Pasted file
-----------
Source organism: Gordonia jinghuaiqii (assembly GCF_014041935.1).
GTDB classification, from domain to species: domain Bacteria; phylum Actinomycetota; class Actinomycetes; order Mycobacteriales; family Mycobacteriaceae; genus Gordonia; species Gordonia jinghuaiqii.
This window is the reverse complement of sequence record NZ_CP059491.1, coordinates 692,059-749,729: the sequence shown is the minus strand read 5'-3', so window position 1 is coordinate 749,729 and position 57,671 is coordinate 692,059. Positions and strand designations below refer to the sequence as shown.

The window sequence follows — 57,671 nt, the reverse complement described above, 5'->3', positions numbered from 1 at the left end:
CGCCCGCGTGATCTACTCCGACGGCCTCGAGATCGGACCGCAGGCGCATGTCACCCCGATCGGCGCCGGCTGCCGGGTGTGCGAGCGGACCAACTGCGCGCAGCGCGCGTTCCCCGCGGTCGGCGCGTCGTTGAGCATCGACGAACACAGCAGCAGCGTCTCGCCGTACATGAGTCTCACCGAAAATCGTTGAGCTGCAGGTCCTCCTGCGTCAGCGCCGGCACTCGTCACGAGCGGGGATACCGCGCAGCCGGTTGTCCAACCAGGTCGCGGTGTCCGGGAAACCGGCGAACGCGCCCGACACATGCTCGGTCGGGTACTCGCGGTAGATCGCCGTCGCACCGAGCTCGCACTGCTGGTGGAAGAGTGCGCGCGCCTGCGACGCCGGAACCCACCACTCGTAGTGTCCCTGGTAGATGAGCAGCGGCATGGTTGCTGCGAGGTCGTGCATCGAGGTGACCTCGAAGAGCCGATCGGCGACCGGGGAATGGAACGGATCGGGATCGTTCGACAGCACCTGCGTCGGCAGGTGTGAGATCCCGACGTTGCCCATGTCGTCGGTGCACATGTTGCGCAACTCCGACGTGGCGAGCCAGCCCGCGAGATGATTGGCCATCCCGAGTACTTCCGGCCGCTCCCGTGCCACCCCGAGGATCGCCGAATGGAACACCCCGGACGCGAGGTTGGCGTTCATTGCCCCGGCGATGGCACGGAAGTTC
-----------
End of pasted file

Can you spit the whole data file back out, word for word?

Source organism: Gordonia jinghuaiqii (assembly GCF_014041935.1).
GTDB classification, from domain to species: domain Bacteria; phylum Actinomycetota; class Actinomycetes; order Mycobacteriales; family Mycobacteriaceae; genus Gordonia; species Gordonia jinghuaiqii.
This window is the reverse complement of sequence record NZ_CP059491.1, coordinates 692,059-749,729: the sequence shown is the minus strand read 5'-3', so window position 1 is coordinate 749,729 and position 57,671 is coordinate 692,059. Positions and strand designations below refer to the sequence as shown.

The window sequence follows — 57,671 nt, the reverse complement described above, 5'->3', positions numbered from 1 at the left end:
CGCCCGCGTGATCTACTCCGACGGCCTCGAGATCGGACCGCAGGCGCATGTCACCCCGATCGGCGCCGGCTGCCGGGTGTGCGAGCGGACCAACTGCGCGCAGCGCGCGTTCCCCGCGGTCGGCGCGTCGTTGAGCATCGACGAACACAGCAGCAGCGTCTCGCCGTACATGAGTCTCACCGAAAATCGTTGAGCTGCAGGTCCTCCTGCGTCAGCGCCGGCACTCGTCACGAGCGGGGATACCGCGCAGCCGGTTGTCCAACCAGGTCGCGGTGTCCGGGAAACCGGCGAACGCGCCCGACACATGCTCGGTCGGGTACTCGCGGTAGATCGCCGTCGCACCGAGCTCGCACTGCTGGTGGAAGAGTGCGCGCGCCTGCGACGCCGGAACCCACCACTCGTAGTGTCCCTGGTAGATGAGCAGCGGCATGGTTGCTGCGAGGTCGTGCATCGAGGTGACCTCGAAGAGCCGATCGGCGACCGGGGAATGGAACGGATCGGGATCGTTCGACAGCACCTGCGTCGGCAGGTGTGAGATCCCGACGTTGCCCATGTCGTCGGTGCACATGTTGCGCAACTCCGACGTGGCGAGCCAGCCCGCGAGATGATTGGCCATCCCGAGTACTTCCGGCCGCTCCCGTGCCACCCCGAGGATCGCCGAATGGAACACCCCGGACGCGAGGTTGGCGTTCATTGCCCCGGCGATGGCACGGAAGTTC